Show simple item record

dc.contributor.authorWolpe, Noham
dc.contributor.authorZhang, Jiaxiang
dc.contributor.authorNombela, Cristina
dc.contributor.authorIngram, James N
dc.contributor.authorWolpert, Daniel
dc.contributor.authorCam-CAN
dc.contributor.authorRowe, James
dc.date.accessioned2018-12-04T00:31:28Z
dc.date.available2018-12-04T00:31:28Z
dc.date.issued2018-10-23
dc.identifier.issn2045-2322
dc.identifier.urihttps://www.repository.cam.ac.uk/handle/1810/286276
dc.description.abstractAbnormal initiation and control of voluntary movements are among the principal manifestations of Parkinson's disease (PD). However, the processes underlying these abnormalities and their potential remediation by dopamine treatment remain poorly understood. Normally, movements depend on the integration of sensory information with the predicted consequences of action. This integration leads to a suppression in the intensity of predicted sensations, reflected in a 'sensory attenuation'. We examined this integration process and its relation to dopamine in PD, by measuring sensory attenuation. Patients with idiopathic PD (n = 18) and population-derived controls (n = 175) matched a set of target forces applied to their left index finger by a torque motor. To match the force, participants either pressed with their right index finger ('Direct' condition) or moved a knob that controlled a motor through a linear potentiometer ('Slider' condition). We found that despite changes in sensitivity to different forces, overall sensory attenuation did not differ between medicated PD patients and controls. Importantly, the degree of attenuation was negatively related to PD motor severity but positively related to individual patient dopamine dose, as measured by levodopa dose equivalent. The results suggest that dopamine could regulate the integration of sensorimotor prediction with sensory information to facilitate the control of voluntary movements.
dc.format.mediumElectronic
dc.languageeng
dc.publisherSpringer Science and Business Media LLC
dc.rightsAttribution 4.0 International
dc.rights.urihttps://creativecommons.org/licenses/by/4.0/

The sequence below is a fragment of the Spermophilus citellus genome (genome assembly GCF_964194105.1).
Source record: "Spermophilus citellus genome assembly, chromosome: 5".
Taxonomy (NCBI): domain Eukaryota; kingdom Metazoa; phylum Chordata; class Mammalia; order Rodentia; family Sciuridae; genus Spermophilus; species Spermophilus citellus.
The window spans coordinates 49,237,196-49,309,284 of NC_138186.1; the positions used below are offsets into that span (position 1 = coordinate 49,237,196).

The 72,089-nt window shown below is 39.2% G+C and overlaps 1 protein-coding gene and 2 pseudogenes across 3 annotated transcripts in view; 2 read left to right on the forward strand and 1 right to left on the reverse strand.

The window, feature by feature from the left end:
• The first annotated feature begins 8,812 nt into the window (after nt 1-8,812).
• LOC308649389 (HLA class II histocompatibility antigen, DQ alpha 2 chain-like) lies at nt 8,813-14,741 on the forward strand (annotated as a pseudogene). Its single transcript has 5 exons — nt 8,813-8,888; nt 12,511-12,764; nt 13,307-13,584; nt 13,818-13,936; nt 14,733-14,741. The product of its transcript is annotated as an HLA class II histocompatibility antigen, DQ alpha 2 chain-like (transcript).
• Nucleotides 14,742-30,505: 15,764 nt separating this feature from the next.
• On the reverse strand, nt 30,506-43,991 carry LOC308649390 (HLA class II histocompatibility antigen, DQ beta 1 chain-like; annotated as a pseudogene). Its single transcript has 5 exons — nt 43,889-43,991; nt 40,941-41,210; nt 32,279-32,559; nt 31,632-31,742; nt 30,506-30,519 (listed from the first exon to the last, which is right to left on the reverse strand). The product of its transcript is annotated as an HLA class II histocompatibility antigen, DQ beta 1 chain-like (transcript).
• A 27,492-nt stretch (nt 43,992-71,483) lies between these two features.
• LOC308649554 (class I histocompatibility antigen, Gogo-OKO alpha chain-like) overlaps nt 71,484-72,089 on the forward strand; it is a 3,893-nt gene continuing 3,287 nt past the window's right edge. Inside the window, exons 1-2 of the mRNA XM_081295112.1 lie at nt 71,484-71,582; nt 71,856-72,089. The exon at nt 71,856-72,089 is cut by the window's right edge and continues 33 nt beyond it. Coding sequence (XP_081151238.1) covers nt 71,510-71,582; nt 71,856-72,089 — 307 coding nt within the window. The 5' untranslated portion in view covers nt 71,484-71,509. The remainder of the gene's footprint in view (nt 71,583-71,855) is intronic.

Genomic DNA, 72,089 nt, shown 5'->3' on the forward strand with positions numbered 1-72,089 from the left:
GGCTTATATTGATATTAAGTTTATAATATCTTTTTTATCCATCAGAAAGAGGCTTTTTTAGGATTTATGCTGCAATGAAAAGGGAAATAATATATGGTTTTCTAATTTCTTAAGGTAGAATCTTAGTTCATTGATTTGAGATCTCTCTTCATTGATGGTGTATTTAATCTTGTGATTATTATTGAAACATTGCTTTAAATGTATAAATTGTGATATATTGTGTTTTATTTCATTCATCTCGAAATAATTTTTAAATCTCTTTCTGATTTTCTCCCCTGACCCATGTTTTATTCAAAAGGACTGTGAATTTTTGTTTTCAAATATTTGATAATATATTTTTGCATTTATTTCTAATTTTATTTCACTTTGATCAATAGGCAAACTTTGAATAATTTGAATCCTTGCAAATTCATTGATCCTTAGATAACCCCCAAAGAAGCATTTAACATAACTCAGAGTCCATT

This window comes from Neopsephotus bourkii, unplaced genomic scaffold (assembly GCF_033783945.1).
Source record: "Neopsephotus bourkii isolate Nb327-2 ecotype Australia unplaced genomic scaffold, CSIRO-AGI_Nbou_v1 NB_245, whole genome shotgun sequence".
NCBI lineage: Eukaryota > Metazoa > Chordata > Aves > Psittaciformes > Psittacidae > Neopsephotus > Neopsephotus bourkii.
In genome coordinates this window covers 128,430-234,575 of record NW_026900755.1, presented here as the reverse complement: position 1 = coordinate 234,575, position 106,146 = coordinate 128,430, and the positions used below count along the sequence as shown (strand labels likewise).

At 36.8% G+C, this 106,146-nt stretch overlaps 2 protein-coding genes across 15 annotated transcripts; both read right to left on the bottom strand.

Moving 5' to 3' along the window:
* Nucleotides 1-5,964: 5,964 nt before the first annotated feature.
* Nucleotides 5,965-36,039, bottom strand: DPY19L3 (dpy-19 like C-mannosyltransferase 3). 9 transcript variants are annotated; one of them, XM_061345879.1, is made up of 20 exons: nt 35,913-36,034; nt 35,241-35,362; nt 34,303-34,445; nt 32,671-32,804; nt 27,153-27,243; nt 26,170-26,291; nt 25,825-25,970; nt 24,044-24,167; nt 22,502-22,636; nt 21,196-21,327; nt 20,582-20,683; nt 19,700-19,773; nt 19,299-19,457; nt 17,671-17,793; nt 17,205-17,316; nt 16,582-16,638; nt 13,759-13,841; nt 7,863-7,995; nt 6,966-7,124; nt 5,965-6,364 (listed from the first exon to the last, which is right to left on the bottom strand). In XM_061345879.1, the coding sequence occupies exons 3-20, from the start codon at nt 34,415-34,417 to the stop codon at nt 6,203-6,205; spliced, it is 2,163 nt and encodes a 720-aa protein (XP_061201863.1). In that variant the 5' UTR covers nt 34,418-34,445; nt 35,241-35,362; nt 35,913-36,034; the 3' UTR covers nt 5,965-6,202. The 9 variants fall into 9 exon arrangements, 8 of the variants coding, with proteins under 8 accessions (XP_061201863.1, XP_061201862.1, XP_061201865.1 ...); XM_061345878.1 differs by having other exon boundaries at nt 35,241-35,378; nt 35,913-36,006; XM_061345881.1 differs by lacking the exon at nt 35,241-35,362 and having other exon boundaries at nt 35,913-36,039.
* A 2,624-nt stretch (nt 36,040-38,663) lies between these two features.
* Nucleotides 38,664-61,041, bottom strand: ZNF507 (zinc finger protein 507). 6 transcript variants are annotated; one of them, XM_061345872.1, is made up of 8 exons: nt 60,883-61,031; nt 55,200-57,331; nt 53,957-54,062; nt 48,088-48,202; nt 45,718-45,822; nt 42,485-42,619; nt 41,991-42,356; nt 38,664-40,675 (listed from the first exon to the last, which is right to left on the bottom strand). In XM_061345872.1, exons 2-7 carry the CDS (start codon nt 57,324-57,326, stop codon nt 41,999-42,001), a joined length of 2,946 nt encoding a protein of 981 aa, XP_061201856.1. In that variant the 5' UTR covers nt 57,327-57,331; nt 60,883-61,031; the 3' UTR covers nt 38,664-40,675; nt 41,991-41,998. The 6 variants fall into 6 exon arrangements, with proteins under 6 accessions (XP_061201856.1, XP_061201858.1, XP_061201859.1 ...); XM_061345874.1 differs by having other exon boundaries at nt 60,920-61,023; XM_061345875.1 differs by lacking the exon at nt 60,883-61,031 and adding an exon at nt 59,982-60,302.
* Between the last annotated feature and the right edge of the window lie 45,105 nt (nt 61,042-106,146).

dc.subjectCam-CAN
dc.subjectHumans
dc.subjectParkinson Disease
dc.subjectDopamine
dc.subjectSeverity of Illness Index
dc.subjectCase-Control Studies
dc.subjectTask Performance and Analysis
dc.subjectSensation
dc.subjectAged
dc.subjectAged, 80 and over
dc.subjectMiddle Aged
dc.subjectFemale
dc.subjectMale
dc.titleSensory attenuation in Parkinson's disease is related to disease severity and dopamine dose.
dc.typeArticle
prism.issueIdentifier1
prism.publicationDate2018
prism.publicationNameSci Rep
prism.startingPage15643
prism.volume8
dc.identifier.doi10.17863/CAM.33588
dcterms.dateAccepted2018-09-25
rioxxterms.versionofrecord10.1038/s41598-018-33678-3
rioxxterms.licenseref.urihttp://www.rioxx.net/licenses/all-rights-reserved
rioxxterms.licenseref.startdate2018-10-23
dc.contributor.orcidWolpe, Noham [0000-0002-4652-7727]
dc.contributor.orcidZhang, Jiaxiang [0000-0002-4758-0394]
dc.contributor.orcidNombela, Cristina [0000-0002-9806-2351]
dc.contributor.orcidIngram, James N [0000-0003-2567-504X]
dc.contributor.orcidWolpert, Daniel [0000-0003-2011-2790]
dc.contributor.orcidRowe, James [0000-0001-7216-8679]
dc.identifier.eissn2045-2322
rioxxterms.typeJournal Article/Review
pubs.funder-project-idWellcome Trust (103838/Z/14/Z)
pubs.funder-project-idWellcome Trust (097803/Z/11/Z)
pubs.funder-project-idRoyal Society (RP120142)
pubs.funder-project-idBiotechnology and Biological Sciences Research Council (BB/H008217/1)
pubs.funder-project-idMedical Research Council (MC_U105597119)
pubs.funder-project-idMedical Research Council (MC_UU_00005/12)
cam.issuedOnline2018-10-23


Files in this item

Thumbnail

This item appears in the following Collection(s)

Show simple item record

Attribution 4.0 International
Except where otherwise noted, this item's licence is described as Attribution 4.0 International